Aaron Iwaniec remained silent as his Humvee approached what appeared to be a roadside bomb.
His convoy also kept quiet as they prepared for yet another dangerous combat mission.
As the Humvee parked alongside a desolate road in Iraq, a soldier carefully walked toward the strange object to identify and, if necessary, defuse the explosive device. Iwaniec served as lookout, scanning the neighborhood for enemy combatants, taking photographs and collecting evidence.
“You pretty much have a gigantic bullseye on yourself every time you leave the base,” he said. “You know there’s always someone watching you, and that’s why it’s so nerve racking.”
The soldier eventually defused the bomb and Iwaniec returned safely to his Humvee. He breathed a long sigh of relief and then returned to his base.
As part of his 365-day deployment in Iraq with the U.S. Air Force, Iwaniec experienced that same emotional rollercoaster during 125 combat missions.
“My deployment really changed me and gave me a whole new perspective on life,” he said. “It made me appreciate life a lot more and not take everyday freedoms for granted. It also made me realize that I needed to actively and aggressively pursue my goals.”
Those goals inspired Iwaniec to enroll at University of Michigan-Dearborn, where he will graduate this month with a bachelor’s degree in accounting. His role with Beta Alpha Psi, 3.91 GPA and volunteer work with Habitat for Humanity, Boy Scouts of America and The Salvation Army earned him the College of Business’ (COB) Chancellor’s Medallion—the most prestigious academic honor for UM-Dearborn students.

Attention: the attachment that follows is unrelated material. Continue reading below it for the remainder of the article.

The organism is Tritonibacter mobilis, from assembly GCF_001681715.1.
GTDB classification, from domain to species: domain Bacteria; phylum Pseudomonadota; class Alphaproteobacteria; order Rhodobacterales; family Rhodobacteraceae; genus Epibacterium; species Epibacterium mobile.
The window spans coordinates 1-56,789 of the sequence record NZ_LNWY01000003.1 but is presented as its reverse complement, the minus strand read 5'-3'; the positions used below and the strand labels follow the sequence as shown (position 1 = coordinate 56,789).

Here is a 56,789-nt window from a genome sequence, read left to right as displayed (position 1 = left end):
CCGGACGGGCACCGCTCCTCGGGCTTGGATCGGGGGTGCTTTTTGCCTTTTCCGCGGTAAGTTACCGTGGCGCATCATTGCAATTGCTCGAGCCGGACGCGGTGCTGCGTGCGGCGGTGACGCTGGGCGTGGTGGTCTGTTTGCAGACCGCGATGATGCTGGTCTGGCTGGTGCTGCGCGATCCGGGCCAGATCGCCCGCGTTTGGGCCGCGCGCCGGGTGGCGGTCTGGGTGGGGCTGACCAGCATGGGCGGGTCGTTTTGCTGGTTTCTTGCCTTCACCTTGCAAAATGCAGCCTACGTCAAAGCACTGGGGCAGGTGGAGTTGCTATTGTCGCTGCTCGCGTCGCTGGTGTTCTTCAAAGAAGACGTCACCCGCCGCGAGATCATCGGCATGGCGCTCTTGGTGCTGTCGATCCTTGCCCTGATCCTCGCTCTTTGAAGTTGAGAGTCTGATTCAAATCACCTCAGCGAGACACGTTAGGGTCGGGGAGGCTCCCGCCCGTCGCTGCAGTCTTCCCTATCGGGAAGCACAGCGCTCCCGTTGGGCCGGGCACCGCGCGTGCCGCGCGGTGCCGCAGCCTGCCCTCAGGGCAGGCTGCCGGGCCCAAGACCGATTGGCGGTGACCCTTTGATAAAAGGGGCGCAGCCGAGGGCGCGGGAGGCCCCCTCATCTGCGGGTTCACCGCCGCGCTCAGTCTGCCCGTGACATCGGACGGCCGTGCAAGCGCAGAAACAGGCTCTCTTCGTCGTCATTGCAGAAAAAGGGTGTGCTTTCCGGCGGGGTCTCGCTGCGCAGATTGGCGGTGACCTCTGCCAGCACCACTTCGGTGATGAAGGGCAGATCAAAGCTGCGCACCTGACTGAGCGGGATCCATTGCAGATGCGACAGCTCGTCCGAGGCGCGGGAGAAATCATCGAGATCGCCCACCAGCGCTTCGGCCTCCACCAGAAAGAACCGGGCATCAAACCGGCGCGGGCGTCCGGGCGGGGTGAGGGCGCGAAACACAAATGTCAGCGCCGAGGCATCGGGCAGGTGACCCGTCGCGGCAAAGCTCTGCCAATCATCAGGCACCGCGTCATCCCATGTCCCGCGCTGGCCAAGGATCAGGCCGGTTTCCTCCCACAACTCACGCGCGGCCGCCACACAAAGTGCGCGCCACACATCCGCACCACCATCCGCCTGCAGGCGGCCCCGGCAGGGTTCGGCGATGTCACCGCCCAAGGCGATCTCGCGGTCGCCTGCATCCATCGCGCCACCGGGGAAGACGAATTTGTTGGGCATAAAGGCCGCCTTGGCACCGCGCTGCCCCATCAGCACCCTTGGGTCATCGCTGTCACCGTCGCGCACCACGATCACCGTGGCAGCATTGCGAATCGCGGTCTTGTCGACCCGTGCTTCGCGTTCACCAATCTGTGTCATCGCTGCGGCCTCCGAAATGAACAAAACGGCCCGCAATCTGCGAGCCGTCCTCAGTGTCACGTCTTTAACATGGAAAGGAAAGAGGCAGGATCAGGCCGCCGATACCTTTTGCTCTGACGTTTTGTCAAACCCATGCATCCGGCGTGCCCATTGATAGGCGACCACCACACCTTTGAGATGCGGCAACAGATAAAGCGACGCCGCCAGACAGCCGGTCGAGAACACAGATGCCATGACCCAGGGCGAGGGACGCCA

“Several students will graduate from the College of Business this semester, and we expect they all will go on to have successful careers and strong positive impacts on their communities,” said COB Dean Raju Balakrishnan. “But not many students can say they defended their country admirably for nine years and then returned to a highly successful academic experience. Aaron can say that, and because of his drive and determination to succeed in all his endeavors, he’s most deserving of the College of Business’ Chancellor’s Medallion.”
Iwaniec’s road to UM-Dearborn is a unique one. He initially planned to study engineering at Penn State University, but instead decided to join the Air Force immediately after high school.
After nine years of active-duty service in the Air Force, Iwaniec transitioned to the reserves and moved back to southeast Michigan, where he grew up. His military background benefited him in the classroom because of its strict adherence to time management.
“The Air Force has three core values: integrity first, service before self and excellence in all we do,” Iwaniec said. “I’ve integrated those standards into my personal life, which guide me to always put forth the extra effort.”
That extra effort helped Iwaniec land an auditing and tax internship with Plante Moran, which in August 2015, will result in a full-time position with the public accounting firm’s tax department. In the meantime, Iwaniec plans to further his education by pursuing a master’s degree in accounting from UM-Dearborn.
“I look back on my life and think, even though I sacrificed a lot and saw things I didn’t want to see, I wouldn’t change any of it for a second,” he said.